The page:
Appellant contends his burglary conviction was error because the state failed to prove, as alleged in the indictment, that the appellant "without authority" entered the "dwelling house of Cleo Stalvey."
We find no error. The victim Cleo Stalvey did not testify, but the investigating officer testified, apparently of his own knowledge, that Cleo Stalvey's residence is located at a particular address on Cat Creek Road, and that appellant rode with him in the county pointing out various houses he had burglarized, and pointed out "Cleo Stalvey's residence" as one that he had burglarized (see Strickland v. State, 137 Ga. App. 628 (224 SE2d 809)
). The officer testified that he investigated the burglary at Cleo Stalvey's residence on the day her Sears TV was stolen. Sapp's accomplice testified that he and Sapp burglarized the dwelling house of Cleo Stalvey at a particular address and stole a Sears color TV. A residence is a dwelling place under Code Ann. 26-1601. The evidence in the case adequately established that the premises entered were the dwelling of Cleo Stalvey. (See Murphy v. State, 238 Ga. 725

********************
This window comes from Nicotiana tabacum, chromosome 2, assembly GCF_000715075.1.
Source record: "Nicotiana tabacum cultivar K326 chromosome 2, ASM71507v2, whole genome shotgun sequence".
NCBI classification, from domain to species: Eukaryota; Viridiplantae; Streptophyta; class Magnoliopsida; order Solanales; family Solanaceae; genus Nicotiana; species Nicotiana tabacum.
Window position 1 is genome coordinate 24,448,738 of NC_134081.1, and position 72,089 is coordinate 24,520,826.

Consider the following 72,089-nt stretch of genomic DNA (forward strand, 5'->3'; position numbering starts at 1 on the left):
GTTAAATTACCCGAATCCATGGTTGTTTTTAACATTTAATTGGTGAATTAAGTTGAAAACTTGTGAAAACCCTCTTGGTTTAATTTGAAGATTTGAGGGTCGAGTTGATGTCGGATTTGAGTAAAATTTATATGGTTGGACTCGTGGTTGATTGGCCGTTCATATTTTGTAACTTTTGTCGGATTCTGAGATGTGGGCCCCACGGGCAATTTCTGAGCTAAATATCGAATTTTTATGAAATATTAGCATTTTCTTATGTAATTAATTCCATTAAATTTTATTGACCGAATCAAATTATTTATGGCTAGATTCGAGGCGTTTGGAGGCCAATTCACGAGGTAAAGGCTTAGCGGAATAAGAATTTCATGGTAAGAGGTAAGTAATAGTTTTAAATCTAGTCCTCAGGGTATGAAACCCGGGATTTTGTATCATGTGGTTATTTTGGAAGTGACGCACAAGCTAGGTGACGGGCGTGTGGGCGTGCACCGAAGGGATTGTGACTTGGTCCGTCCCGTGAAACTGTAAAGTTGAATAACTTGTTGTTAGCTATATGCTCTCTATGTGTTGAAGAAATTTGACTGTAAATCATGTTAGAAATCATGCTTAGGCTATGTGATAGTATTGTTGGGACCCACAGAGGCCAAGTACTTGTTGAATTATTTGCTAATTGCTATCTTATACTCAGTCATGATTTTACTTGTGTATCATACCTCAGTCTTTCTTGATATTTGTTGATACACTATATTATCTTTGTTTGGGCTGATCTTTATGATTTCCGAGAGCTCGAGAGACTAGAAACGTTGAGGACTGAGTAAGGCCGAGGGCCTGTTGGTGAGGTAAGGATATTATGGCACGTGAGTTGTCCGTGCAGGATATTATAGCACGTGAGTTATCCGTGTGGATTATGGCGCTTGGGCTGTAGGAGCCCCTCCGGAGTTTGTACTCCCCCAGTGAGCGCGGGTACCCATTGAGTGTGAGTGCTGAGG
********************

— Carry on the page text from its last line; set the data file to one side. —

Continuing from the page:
, 729 (234 SE2d 911
The accomplice stated that neither he nor Sapp had permission to enter Mrs. Stalvey's residence. The evidence showed that a jalousied door at Mrs. Stalvey's residence had been kicked in. This latter evidence is sufficient in itself to prove Sapp was without lawful authority to enter Cleo Stalvey's dwelling house ( Aufderheide v. State, 144 Ga. App. 877
, 878 (242 SE2d 758
)), and, moreover, fully corroborates the accomplice's testimony that he and Sapp did not have lawful authority to enter. See R. T. M. v. State, 138 Ga. App. 92
, 93 (225 SE2d 510
); Lord v. State, 134 Ga. App. 683
, 684 (215 SE2d 493
H. Lamar Cole, District Attorney, Richard J. Shelton, Assistant District Attorney, for appellee.